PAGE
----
The remittal Order from the Federal Court of Appeal identifies the options now available to the Government.
 We would further order that:
(a) The matter is remitted to the Governor in Council for redetermination;
(b) At its option, the Governor in Council may receive submissions on the current record and, within the timeframe under subsection 54(3) of the National Energy Board Act calculated from the date submissions are complete, may redetermine the matter by causing it to be dismissed under paragraph 54(1)(b) of the National Energy Board Act;
7 Manitoba Metis Federation Inc. v. Canada (Attorney General), 2013 SCC 14,  1 S.C.R. 623
 This Court has also recognized that the honour of the Crown is engaged by s. 35(1) of the Constitution Act, 1982. In R. v. Sparrow,  1 S.C.R. 1075, the Court found that s. 35(1) restrains the legislative power in s. 91(24), in accordance with the "high standard of honourable dealing": p. 1109. In Haida Nation, this Court explained that "[i]t is a corollary of s. 35 that the Crown act honourably in defining the rights it guarantees": para. 20. Because of its connection with s. 35, the honour of the Crown has been called a "constitutional principle": Little Salmon, at para. 42. (underlining added)
Rio Tinto Alcan Inc. v. Carrier Sekani Tribal Council, 2010 SCC 43,  2 S.C.R. 650
The duty to consult embodies what Brian Slattery has described as a "generative" constitutional order which sees "section 35 as serving a dynamic and not simply static function"
(c) If the Governor in Council does not pursue the option in paragraph (b) or if it pursues that option but does not cause the matter to be dismissed at that time, the matter will remain pending before it; in that case, Phase IV consultation shall be redone promptly along with any other necessary consultation with a view to fulfilling the duty to consult with Aboriginal peoples in accordance with these reasons;
(d) When the Attorney General of Canada is of the view that the duty under paragraph (c) and any procedural fairness obligations are fulfilled, she shall cause this matter to be placed as soon as practicable before the Governor in Council for redetermination, along with any new recommendations and any new relevant information; and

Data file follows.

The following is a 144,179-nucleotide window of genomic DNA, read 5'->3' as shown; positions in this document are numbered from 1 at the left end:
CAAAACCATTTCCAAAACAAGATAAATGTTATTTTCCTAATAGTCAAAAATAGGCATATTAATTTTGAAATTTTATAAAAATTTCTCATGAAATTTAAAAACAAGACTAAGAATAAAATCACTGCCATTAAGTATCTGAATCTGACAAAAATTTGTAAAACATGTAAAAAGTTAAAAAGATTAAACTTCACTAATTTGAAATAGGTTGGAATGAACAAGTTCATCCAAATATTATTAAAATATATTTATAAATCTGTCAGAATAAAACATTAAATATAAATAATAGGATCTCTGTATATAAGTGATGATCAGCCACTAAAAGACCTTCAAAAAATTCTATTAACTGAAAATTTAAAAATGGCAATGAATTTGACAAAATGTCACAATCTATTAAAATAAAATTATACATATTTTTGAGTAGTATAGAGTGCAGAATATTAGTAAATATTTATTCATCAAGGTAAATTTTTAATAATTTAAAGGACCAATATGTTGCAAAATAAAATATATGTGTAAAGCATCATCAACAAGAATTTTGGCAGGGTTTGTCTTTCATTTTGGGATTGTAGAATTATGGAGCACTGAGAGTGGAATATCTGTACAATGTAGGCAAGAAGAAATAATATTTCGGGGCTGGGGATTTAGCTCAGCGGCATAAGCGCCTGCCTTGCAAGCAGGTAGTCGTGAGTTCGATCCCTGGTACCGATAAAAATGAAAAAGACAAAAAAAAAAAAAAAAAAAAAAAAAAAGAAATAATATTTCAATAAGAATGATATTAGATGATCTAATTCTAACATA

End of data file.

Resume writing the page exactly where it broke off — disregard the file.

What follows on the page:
(e) The Governor in Council shall then redetermine this matter in accordance with these reasons within the timeframe set out in subsection 54(3) of the National Energy Board Act, running from the time it has received any new recommendations and any new relevant information.
It remains uncertain how the Government of Canada will respond to the remittal Order. As the result of a general election held on October 19, 2015, the Government of Canada changed. The general election was after the Project approval by the Governor in Council (June 17, 2014), but before the decision of the Federal Court of Appeal (June 23, 2016). The general election process resulted in the new Government taking office after making statements with implications for its consideration of the Enbridge Northern Gateway Project. This note identifies some of the key statements bearing upon the Government's reconsideration of the approval of the Enbridge Northern Gateway Project.
First, the new Government has committed to reconsideration of the changes to environmental laws introduced by the former Government via the omnibus legislation referred to as Bill C-38 and C-45.8 That process is now underway.9 Pending the completion of the review process, which may take some time, the new Government listed several principles intended to provide greater certainty as to how the Government would be guided in the application of its
8 Government of Canada Moves to Restore Trust in Environmental Assessment http://news.gc.ca/web/article-en.do?mthd=index&crtr.page=1&nid=1029999. 9 Review of Environmental and Regulatory Processes https://www.canada.ca/en/services/environment/conservation/assessments/environmentalreviews.html.
discretionary decision-making. The fourth of these principles is particularly germane given the findings of the Federal Court of Appeal:
"4. Indigenous peoples will be meaningfully consulted, and where appropriate, impacts on their rights and interests will be accommodated."
This, also, may take some time. Second, during the general election, the following statement was made:
"A Liberal government will ... Formalize the moratorium on crude oil tanker traffic on British Columbia's North Coast including the Dixon Entrance, Hecate Strait, and Queen Charlotte Sound and ensure that ecologically sensitive areas and local economies are protected from the devastating impacts of a spill."10 None of the details of this proposed moratorium, including any exceptions it may contain, are as yet public. The Project Proponent and its Aboriginal equity partners have expressed commitment to the cause of Aboriginal consultation. The Proponent's announcement that it would not seek to appeal the Federal Court of Appeal Decision also stated, in part: "We look forward to working with the government and Aboriginal communities in the renewed consultation process. We believe the government has a responsibility to meet their Constitutional legal obligations to meaningfully consult with First Nation and Mtis. It also reflects the first priority of Northern Gateway and the 31 Aboriginal Equity Partners to build meaningful relationships with First Nation and Mtis communities and ensure their voice is reflected in the design of the project."
10 Trudeau announces plan to protect Canada's oceans, September 10, 2015 https://www.liberal.ca/trudeau-announces-plan-to-protect-canadas-oceans/.